'Thinking cap' makes brain waves in Australia

Feb 10, 2011
Professor Allan Snyder displays a "thinking cap" (R) on a glass head at the University of Sydney. Australian scientists say they are encouraged by initial results of the "thinking cap" that aims to promote creativity by passing low levels of electricity through the brain.

Scientists in Australia say they are encouraged by initial results of a revolutionary "thinking cap" that aims to promote creativity by passing low levels of electricity through the brain.

The device, which consists of two conductors fastened to the head by a rubber strap, significantly boosted results in a simple arithmetic test, they said.

Three times as many people who wore the "thinking cap" were able to complete the test, compared to those who did not use the equipment. Sixty people took part in total.

Allan Snyder, director of the University of Sydney's Centre for the Mind, said the device worked by suppressing the left side of the brain, associated with knowledge, and stimulating the right side, linked to creativity.

"You wouldn't use this to study or to help your memory," Snyder told AFP. "You would use this if you wanted to look at a problem anew.

"If you wanted to look at the world, just briefly, with a child's view, if you wanted to look outside the box."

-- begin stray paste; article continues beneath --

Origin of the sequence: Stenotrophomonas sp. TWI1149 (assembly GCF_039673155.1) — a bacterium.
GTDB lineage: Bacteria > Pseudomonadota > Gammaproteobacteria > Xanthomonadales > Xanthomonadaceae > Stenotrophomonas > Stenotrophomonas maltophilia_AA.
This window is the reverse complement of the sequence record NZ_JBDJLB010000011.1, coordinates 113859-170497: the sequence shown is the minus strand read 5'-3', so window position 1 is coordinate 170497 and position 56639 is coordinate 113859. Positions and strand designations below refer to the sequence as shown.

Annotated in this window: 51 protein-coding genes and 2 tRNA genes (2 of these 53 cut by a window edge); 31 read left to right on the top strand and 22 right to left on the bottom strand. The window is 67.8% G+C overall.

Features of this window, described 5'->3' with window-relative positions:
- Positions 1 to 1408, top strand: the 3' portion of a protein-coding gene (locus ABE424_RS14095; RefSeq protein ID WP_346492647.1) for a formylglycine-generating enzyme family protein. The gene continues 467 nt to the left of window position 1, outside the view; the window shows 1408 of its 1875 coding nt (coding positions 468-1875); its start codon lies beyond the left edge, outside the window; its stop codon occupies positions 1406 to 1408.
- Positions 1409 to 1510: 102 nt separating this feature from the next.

He said goal was to suppress mental templates gathered through life experiences to help users see problems and situations as they really appear, rather than through the prism of earlier knowledge.

Snyder added that the work was inspired by accident victims who experienced a sudden surge in after damaging the left side of their brains.

"We know that from certain types of brain damage and abnormalities or injuries, people who suddenly have damage to the left temporal lobe will burst out in the arts or other types of creative activities," he said.

Snyder said the device had been in use by scientists for a decade, but this was the first study into how current passing through the brain could amplify insight.

He said the "thinking cap" had potential applications in the arts and problem-solving, although the science remained in its infancy.

"The dream is that one day we may be able to stimulate the in a particular way to give you, just momentarily, an unfiltered view of the world," Snyder said.

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User comments : 21

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nuge
5 / 5 (3) Feb 10, 2011